purity were shrined. HANMER, who died in New York on the 12th of January, at the age of 19; another victim of Ere clouds had darkened o'er thy head, or temconsumption. Her beautiful and happy life was pests gathered near, like that of a flower, fostered by affection, and While in the sun thy life's fair stream flowed on, guarded from every ill that love could avert; and serene and clear, like a flower, with blight at its heart, she faded An angel whispered, come away," thy boundfrom the eyes that watched over her; but though ing pulse grew slow, her form lies buried beneath the winter snow,

Love's cheek was blanched, love's heart was which is scarce more stainless than was her

faint, thine early doom to know. sweet spirit, even while it dwelt on earth, that

But to the Father's high behest thy heart was spirit, like the fragrance of a Rower, has exhaled

meekly bowed, to its native Heaven.

While thou didst fade from earth away like a

bright evening cloud.

Thou sleepest now, nor love nor grief can bid FLOWERS have been worn upon my breast, fair that sleep depart, flowers in bud and bloom,

Nor raise thee from thy snow-wreathed bed, oh Rejoicing with their gracefulness, their beauty

white rose of my heart ! and perfume ; But one was valued most of all, a treasure held

apart, The purest and the loveliest, the white rose of

ADVICE TO A MOURNER.- Dr. Johnson once gave advice to a mourner in few words: Be

not solitarybe not idle.” Of course, he would And love would fain have shielded well that fair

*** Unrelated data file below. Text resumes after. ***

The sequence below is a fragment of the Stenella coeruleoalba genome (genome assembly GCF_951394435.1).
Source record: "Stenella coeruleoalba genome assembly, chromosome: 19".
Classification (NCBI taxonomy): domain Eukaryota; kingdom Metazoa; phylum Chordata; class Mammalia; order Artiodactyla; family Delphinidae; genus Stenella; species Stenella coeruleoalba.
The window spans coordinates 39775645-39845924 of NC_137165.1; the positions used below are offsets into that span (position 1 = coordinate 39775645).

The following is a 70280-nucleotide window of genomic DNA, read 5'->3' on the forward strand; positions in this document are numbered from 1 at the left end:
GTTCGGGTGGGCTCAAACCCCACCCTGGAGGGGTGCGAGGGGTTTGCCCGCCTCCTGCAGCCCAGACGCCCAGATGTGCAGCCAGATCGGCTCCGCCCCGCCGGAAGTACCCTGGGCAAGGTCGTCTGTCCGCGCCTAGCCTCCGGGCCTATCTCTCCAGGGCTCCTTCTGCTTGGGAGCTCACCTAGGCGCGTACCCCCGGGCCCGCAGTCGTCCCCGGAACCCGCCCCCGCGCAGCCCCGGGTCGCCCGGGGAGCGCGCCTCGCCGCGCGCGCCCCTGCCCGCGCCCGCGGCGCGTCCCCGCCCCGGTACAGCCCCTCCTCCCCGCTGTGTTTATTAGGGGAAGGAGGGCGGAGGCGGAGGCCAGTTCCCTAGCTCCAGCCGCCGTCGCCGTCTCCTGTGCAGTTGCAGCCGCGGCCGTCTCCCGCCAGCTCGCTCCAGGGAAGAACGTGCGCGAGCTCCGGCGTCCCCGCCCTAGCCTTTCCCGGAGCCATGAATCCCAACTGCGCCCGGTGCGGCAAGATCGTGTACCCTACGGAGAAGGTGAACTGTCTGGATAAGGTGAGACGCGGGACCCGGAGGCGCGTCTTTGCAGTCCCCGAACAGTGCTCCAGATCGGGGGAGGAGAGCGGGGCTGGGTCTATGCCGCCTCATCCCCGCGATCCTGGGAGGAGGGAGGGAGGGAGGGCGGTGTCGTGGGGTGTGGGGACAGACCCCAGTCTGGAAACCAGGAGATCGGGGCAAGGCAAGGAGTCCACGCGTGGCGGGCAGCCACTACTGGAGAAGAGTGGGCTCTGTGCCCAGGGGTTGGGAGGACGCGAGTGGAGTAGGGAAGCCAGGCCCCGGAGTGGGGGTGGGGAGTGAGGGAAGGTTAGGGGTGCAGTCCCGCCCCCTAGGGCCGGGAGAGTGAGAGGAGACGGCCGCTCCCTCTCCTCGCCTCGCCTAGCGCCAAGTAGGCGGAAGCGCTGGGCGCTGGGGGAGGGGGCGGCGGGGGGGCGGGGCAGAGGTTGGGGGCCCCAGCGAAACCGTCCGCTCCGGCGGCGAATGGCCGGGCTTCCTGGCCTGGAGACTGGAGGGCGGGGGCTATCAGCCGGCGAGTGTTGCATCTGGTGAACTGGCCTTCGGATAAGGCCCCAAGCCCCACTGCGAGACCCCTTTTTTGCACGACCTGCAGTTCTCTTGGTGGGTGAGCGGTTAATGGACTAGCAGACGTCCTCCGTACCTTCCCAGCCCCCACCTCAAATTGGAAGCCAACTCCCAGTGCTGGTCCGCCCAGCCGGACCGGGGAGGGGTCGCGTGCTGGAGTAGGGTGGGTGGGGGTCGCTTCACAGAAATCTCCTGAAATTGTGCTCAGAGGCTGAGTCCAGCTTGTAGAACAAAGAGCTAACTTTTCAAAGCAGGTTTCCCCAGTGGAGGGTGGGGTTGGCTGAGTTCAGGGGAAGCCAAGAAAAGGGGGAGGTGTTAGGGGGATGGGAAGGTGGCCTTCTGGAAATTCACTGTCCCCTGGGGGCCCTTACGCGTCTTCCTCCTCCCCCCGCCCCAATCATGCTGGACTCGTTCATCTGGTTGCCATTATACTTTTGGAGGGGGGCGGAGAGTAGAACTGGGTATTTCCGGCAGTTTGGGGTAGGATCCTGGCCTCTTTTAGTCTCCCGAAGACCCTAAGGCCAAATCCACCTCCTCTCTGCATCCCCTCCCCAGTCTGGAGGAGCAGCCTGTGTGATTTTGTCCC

not carry his idea so far as to deny all retire. and fragile form,

ment, for his thought undoubtedly took hold on

the common indulgence of grief where solitude Nor suffered it to feel the breath of blighting cold is sought to ponder on grief and the iron eats or storm ;

into the heart, more and more corrodingly. The Nor summer sins too fervently its beauty to em- common round of duties, the ordinary ways of brace,

usefulness, furnish the best means of finding the Nor winds of heaven too roughly breathe upon

remedial blessing which the delighted heart

needs. its lovely face.

“No one deserves the name of man who But care and tenderness were vain to ward the makes a greater fuss about the wounds of por. stroke of fate,

erty than a girl makes about those of her ears, The frost-king marked its pride of bloom, defied

since equally in both cases, hooks, whereby to its guarded state,

suspend jewels, are inserted into the wounds."